There is even worse friction between Khrzhanovsky and Sergey. Once inside, Sergey refuses to take the rules seriously; forbidden words—”shoot,” “scene,” “lighting,” “makeup”—fly out of his mouth by the dozen. I suddenly realize that each of his anachronisms is making me cringe. Less than twelve hours at the Institute and I’ve already accepted the rules of someone else’s game.

Our program for today is a dinner at the Institute’s fully functioning cafeteria and a tour of the physics laboratories. As befits our status as guests of a totalitarian state, Sergey and I are surrounded by minders and stoolies every step of the way. At the cafeteria, we find an oasis of Commie opulence—period-accurate sweets, Soviet versions of Roquefort and Swiss cheese, and a lovely counter girl named Olya. Olya has been living here “since 1949,” a pat answer everyone gives this week; in reality, she’s been on the set for four months. She works at the cafeteria from noon to 10 p.m. and spends the rest of her time in a communal apartment she shares with a “physicist” named Konstantin. On what I imagine is Khrzhanovsky’s signal, she invites us over later that night. Outside for a quick Soviet cigarette, far from the director’s gaze, Olya doesn’t let the facade crack for a second. “Do you want to be an actress?” I ask. “What? No! I want to be a scientist.”

At Olya’s on-set apartment, the party starts around midnight and consists of Olya, Konstantin, Khrzhanovsky, his two female aides, Sergey, and me. For two incredibly awkward hours, we make stilted 1952 talk. Sergey has a trove of photographer’s war stories, all wildly anachronistic (“When I was in North Korea…the north part of Korea, I mean”). Sometimes all of us—including Khrzhanovsky—crack up, and sometimes we don’t; Olya holds the facade the best. When the vodka bottle is empty, Olya pulls me aside and shows me her room, with a lonely cactus and a nightgown thrown over the narrow bed just so. It’s an intensely erotic and odd moment, this tiny pet showing off her cage. She asks me to write in her journal, and I scribble four rhyming lines in English. Pleased, she invites me to come back and see her tomorrow. Alone. This is a setup, the crudest and most obvious setup of all. And against all reason—there is a microphone in the ceiling, for fuck’s sake—I consider it. For a second. The cello blares from the outside.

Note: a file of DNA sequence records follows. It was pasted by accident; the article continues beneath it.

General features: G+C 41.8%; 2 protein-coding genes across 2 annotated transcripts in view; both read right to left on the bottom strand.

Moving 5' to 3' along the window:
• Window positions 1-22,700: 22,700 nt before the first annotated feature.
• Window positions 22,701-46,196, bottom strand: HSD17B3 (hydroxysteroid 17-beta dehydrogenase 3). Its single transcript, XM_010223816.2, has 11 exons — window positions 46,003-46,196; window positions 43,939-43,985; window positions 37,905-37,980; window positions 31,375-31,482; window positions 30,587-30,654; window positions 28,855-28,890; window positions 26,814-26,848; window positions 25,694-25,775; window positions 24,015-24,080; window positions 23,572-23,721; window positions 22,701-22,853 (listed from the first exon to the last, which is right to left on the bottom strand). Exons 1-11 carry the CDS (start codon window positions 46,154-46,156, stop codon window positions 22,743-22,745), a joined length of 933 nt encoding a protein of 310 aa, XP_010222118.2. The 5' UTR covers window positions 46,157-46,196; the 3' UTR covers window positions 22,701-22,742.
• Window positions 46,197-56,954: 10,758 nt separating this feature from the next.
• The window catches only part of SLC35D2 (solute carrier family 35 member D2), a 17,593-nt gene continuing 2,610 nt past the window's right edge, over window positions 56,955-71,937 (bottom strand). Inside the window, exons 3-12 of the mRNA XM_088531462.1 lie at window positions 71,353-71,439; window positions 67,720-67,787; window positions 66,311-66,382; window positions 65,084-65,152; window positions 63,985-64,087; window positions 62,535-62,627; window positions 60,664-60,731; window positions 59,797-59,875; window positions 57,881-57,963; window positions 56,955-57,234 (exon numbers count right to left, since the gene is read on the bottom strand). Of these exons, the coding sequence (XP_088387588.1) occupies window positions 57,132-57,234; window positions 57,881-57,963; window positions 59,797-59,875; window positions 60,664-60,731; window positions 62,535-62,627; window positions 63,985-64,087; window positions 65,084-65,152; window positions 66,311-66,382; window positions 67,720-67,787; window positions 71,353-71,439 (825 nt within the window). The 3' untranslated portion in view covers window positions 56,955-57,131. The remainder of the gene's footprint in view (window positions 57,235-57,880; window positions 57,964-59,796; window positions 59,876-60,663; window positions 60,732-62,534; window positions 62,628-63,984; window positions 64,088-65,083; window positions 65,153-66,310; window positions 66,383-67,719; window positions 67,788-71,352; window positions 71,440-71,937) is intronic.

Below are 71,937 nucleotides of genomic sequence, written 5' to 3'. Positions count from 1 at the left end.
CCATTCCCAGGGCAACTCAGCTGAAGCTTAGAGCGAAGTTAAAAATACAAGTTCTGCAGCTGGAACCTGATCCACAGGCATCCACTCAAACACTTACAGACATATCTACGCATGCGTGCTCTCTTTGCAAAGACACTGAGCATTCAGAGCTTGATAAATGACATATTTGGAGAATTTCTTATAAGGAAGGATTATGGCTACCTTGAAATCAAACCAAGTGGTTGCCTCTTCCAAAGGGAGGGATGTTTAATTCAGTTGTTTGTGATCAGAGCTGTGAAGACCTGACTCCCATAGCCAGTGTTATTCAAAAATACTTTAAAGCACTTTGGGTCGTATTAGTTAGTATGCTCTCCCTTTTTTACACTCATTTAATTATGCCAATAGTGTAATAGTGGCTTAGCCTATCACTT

“Doesn’t it drive you mad? This constant music?”

“No, I like it. Sometimes I even sleep with windows open.”

Of course you do.



Clearly, Khrzhanovsky is not the first filmmaker to go off the cinematic deep end. The Runaway Film Shoot is, by now, a staple of cinematic lore. Without the occasional director growing a beard and heading into the jungle, our relationship with the movies would be poorer: We need these stories to remind us that film is art, after all, and can drive its creator to madness. Francis Ford Coppola’s Apocalypse Now shoot lasted only 238 days—mere moments compared to Dau‘s. Kubrick had Cruise and Kidman sequestered for fifteen months for Eyes Wide ShutDau, by comparison, is entering its sixth year; the money well has run dry several times. Each time, Khrzhanovsky managed to sweet-talk another investor into adding more, ending up with a salad of money from Russia, Ukraine, France, Germany, and Switzerland.

The director himself told me the project is 80 percent done. He even permitted me to watch about an hour of its raw footage, in a room under the set reachable only via a staircase from his office. The bunker featured a digital editing bay and a caged live dog. What I watched was a vertiginous mix of avant-garde sensibilities, Hollywood sweep, and reality-show techniques. One sequence, a riot at a train station, looked like Michael Bay crossed with Hieronymus Bosch—a long, tightly choreographed journey through a massive crowd in tumultuous motion. Another piece was a forty-minute-long improvised squabble between Landau and his wife. The film that will someday emerge from this footage can be anything—a great historical epic or a tedious tone poem—or nothing at all. Because Dau is not just a runaway shoot. It’s a shoot running away from itself: the first film project in history whose director doesn’t seem to want to make a movie. “What’s going to happen to the set after the shooting is over?” I asked Khrzhanovsky once, and watched him plunge into an instant funk. “I don’t know,” he said, caressing a faux-marble wall of the cafeteria. “Right now, shooting is the only thing that justifies the enormous costs of keeping it up. I don’t know what to do later.”



By my third day on the set, the dress-up no longer feels like dress-up. I expertly tug on my suspenders, work the cuff links into place, and head in: I have signed up for a massage at the barbershop. This, of course, is the most seductive part of totalitarian living: Once choice has been taken away, you quickly readjust to be grateful for the little things on offer. Mmm, cheese! Classic prison mentality, and I’ve developed it after all of forty-eight hours. Khrzhanovsky stops me just as I’m about to dive into the tunnel separating the wardrobe from the set. His face is deep red, with a violet tint. He is midscream.